Plain and simple, PLA does not emit methane into the atmosphere if disposed of in a landfill. I won’t bore you with the science, but you can read more details in this presentation. Besides, the Clean Air Act requires landfills to capture their methane which would mean that if science were proven wrong and PLA broke down after several decades in that environment, the methane would be captured and wouldn’t be released into the atmosphere. Also, if you want to read more about PLA not biodegrading in landfills, similar to how other conventional products don’t biodegrade in landfills, you can read more about it here. I’ll talk more about my thoughts on the benefits of PLA in future posts.
Posted in BS, compostable products, cups, GHG, Landiflls | Leave a Comment »
Posted by Luke on February 20, 2010
I recently came across an article on Inc. Magazine’s website that resonated with my feelings about mentors. I’ve developed several mentoring relationships that have helped me tremendously in various aspects of my life – personally, professionally, as a husband and father, and as an executive. The Inc. article states that Warren Buffet is Bill Gates’ mentor. Interesting how one of the most successful people in the world is trying to continue to learn from others.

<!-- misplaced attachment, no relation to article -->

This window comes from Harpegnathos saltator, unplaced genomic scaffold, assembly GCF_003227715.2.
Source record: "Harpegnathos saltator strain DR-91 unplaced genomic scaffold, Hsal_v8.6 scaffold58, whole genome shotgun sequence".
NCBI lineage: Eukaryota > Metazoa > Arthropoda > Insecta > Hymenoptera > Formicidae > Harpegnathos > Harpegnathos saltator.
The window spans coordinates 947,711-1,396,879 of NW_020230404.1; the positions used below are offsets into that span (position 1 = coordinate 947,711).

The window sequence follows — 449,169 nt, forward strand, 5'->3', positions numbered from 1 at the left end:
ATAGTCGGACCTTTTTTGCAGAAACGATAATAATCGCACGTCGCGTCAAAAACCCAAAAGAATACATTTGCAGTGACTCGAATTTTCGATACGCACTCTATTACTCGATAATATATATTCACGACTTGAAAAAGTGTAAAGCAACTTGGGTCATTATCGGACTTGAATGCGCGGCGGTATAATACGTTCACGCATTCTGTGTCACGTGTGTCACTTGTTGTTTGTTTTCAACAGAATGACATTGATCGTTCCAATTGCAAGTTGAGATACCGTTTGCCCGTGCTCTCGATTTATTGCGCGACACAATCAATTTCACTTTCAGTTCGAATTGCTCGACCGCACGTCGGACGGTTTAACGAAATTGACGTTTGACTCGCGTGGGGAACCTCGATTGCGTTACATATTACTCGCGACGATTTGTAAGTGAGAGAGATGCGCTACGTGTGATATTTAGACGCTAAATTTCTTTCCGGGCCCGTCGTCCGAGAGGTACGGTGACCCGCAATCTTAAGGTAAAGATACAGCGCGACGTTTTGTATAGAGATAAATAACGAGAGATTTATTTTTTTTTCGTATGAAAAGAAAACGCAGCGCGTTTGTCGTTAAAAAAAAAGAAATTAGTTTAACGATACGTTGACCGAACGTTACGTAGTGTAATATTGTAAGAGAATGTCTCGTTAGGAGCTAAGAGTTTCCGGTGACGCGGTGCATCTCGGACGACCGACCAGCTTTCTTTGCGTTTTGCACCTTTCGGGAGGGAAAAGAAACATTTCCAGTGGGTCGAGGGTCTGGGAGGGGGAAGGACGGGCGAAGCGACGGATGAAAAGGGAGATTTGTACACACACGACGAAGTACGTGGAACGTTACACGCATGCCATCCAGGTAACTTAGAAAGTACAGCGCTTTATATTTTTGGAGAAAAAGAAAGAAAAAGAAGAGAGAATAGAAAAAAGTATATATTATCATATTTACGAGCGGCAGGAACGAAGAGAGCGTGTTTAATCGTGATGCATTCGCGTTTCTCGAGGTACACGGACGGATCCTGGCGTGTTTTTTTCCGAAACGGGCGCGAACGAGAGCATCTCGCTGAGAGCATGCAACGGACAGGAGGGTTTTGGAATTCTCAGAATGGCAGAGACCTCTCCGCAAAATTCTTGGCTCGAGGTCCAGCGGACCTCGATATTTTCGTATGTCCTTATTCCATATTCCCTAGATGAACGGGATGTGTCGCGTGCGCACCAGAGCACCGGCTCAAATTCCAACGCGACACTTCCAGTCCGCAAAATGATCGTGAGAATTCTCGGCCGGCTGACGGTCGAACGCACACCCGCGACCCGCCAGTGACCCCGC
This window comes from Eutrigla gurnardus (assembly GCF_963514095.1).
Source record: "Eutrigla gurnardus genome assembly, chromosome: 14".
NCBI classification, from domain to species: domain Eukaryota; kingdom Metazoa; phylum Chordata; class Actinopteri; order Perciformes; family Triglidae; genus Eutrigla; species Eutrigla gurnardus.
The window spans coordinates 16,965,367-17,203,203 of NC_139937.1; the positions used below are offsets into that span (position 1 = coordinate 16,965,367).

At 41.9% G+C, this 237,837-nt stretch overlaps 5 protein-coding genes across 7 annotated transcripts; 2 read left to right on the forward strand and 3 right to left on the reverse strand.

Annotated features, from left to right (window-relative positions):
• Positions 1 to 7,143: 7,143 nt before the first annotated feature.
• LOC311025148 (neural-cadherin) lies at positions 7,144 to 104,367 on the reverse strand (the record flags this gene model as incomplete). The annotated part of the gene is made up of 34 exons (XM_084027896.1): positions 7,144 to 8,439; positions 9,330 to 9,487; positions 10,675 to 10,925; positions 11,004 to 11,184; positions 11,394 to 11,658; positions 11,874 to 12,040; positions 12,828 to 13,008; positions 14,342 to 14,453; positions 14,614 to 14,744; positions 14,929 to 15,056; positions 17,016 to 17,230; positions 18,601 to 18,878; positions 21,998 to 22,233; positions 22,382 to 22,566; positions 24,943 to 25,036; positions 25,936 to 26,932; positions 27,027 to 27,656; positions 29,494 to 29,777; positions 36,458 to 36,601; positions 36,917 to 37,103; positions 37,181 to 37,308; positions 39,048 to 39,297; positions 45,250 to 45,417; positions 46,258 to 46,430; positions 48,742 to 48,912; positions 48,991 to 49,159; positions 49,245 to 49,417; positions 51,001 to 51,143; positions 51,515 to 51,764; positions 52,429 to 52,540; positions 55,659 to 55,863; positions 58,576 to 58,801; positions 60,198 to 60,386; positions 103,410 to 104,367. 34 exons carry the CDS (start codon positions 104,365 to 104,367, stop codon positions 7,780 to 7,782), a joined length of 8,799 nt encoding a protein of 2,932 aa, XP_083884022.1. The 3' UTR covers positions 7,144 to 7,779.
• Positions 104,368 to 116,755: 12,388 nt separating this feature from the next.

Why mentors are important to me:
I define a mentor as a person with more experience in life, business, family, etc. who I want to learn from and who is willing to invest his/her time to help me become a better person. He/she is committed to my development, coaches me in my thinking, and helps me overcome challenges. A mentor could be a boss or it could be someone not associated with your job or profession. In my case, I have mentors associated with Eco-Products and completely unassociated with the company. I also feel extremely fortunate to have multiple mentors.
For me, each mentor relationship has a slightly different dynamic. However, there are three themes consistent throughout.
- They are built upon honesty, trust, and confidentiality.